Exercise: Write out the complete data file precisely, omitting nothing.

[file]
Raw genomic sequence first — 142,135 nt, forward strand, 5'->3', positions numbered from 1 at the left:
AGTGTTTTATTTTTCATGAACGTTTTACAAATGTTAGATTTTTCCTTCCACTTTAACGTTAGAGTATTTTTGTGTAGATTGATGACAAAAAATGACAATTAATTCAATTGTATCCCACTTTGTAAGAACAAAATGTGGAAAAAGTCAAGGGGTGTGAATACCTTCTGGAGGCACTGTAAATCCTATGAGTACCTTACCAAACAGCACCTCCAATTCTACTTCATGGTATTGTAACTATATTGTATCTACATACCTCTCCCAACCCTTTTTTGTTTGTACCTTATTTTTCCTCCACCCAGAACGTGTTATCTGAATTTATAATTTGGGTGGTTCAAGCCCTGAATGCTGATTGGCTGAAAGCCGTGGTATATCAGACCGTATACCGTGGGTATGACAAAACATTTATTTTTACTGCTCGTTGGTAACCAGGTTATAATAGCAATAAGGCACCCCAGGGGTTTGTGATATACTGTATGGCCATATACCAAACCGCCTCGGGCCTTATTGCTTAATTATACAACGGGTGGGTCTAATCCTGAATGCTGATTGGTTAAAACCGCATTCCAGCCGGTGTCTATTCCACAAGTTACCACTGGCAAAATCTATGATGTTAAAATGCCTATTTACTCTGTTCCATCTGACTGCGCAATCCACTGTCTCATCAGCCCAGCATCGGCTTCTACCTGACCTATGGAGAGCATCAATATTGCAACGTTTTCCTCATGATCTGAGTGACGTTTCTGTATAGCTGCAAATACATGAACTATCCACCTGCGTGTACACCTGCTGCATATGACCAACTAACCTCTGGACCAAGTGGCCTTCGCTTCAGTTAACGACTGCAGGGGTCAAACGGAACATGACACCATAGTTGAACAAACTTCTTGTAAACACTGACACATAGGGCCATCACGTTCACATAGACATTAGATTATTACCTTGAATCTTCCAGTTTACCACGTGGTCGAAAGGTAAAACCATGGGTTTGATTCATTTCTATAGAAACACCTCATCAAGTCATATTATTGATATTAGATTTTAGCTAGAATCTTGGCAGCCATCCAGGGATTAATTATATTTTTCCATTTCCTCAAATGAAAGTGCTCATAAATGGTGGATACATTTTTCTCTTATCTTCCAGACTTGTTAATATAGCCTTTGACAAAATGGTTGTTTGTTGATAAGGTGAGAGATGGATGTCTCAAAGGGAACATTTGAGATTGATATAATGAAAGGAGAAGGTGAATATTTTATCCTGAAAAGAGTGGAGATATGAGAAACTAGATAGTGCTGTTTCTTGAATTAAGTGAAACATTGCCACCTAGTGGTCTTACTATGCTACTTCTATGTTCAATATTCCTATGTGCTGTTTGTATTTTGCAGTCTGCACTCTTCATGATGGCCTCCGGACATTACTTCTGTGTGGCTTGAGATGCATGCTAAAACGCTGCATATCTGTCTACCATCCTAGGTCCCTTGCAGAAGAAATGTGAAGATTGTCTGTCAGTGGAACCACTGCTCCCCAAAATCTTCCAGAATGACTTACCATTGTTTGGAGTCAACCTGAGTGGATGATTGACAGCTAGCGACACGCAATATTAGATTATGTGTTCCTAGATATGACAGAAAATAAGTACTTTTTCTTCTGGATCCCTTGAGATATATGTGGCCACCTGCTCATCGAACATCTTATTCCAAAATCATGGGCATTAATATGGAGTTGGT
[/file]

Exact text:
Raw genomic sequence first — 142,135 nt, forward strand, 5'->3', positions numbered from 1 at the left:
AGTGTTTTATTTTTCATGAACGTTTTACAAATGTTAGATTTTTCCTTCCACTTTAACGTTAGAGTATTTTTGTGTAGATTGATGACAAAAAATGACAATTAATTCAATTGTATCCCACTTTGTAAGAACAAAATGTGGAAAAAGTCAAGGGGTGTGAATACCTTCTGGAGGCACTGTAAATCCTATGAGTACCTTACCAAACAGCACCTCCAATTCTACTTCATGGTATTGTAACTATATTGTATCTACATACCTCTCCCAACCCTTTTTTGTTTGTACCTTATTTTTCCTCCACCCAGAACGTGTTATCTGAATTTATAATTTGGGTGGTTCAAGCCCTGAATGCTGATTGGCTGAAAGCCGTGGTATATCAGACCGTATACCGTGGGTATGACAAAACATTTATTTTTACTGCTCGTTGGTAACCAGGTTATAATAGCAATAAGGCACCCCAGGGGTTTGTGATATACTGTATGGCCATATACCAAACCGCCTCGGGCCTTATTGCTTAATTATACAACGGGTGGGTCTAATCCTGAATGCTGATTGGTTAAAACCGCATTCCAGCCGGTGTCTATTCCACAAGTTACCACTGGCAAAATCTATGATGTTAAAATGCCTATTTACTCTGTTCCATCTGACTGCGCAATCCACTGTCTCATCAGCCCAGCATCGGCTTCTACCTGACCTATGGAGAGCATCAATATTGCAACGTTTTCCTCATGATCTGAGTGACGTTTCTGTATAGCTGCAAATACATGAACTATCCACCTGCGTGTACACCTGCTGCATATGACCAACTAACCTCTGGACCAAGTGGCCTTCGCTTCAGTTAACGACTGCAGGGGTCAAACGGAACATGACACCATAGTTGAACAAACTTCTTGTAAACACTGACACATAGGGCCATCACGTTCACATAGACATTAGATTATTACCTTGAATCTTCCAGTTTACCACGTGGTCGAAAGGTAAAACCATGGGTTTGATTCATTTCTATAGAAACACCTCATCAAGTCATATTATTGATATTAGATTTTAGCTAGAATCTTGGCAGCCATCCAGGGATTAATTATATTTTTCCATTTCCTCAAATGAAAGTGCTCATAAATGGTGGATACATTTTTCTCTTATCTTCCAGACTTGTTAATATAGCCTTTGACAAAATGGTTGTTTGTTGATAAGGTGAGAGATGGATGTCTCAAAGGGAACATTTGAGATTGATATAATGAAAGGAGAAGGTGAATATTTTATCCTGAAAAGAGTGGAGATATGAGAAACTAGATAGTGCTGTTTCTTGAATTAAGTGAAACATTGCCACCTAGTGGTCTTACTATGCTACTTCTATGTTCAATATTCCTATGTGCTGTTTGTATTTTGCAGTCTGCACTCTTCATGATGGCCTCCGGACATTACTTCTGTGTGGCTTGAGATGCATGCTAAAACGCTGCATATCTGTCTACCATCCTAGGTCCCTTGCAGAAGAAATGTGAAGATTGTCTGTCAGTGGAACCACTGCTCCCCAAAATCTTCCAGAATGACTTACCATTGTTTGGAGTCAACCTGAGTGGATGATTGACAGCTAGCGACACGCAATATTAGATTATGTGTTCCTAGATATGACAGAAAATAAGTACTTTTTCTTCTGGATCCCTTGAGATATATGTGGCCACCTGCTCATCGAACATCTTATTCCAAAATCATGGGCATTAATATGGAGTTGGT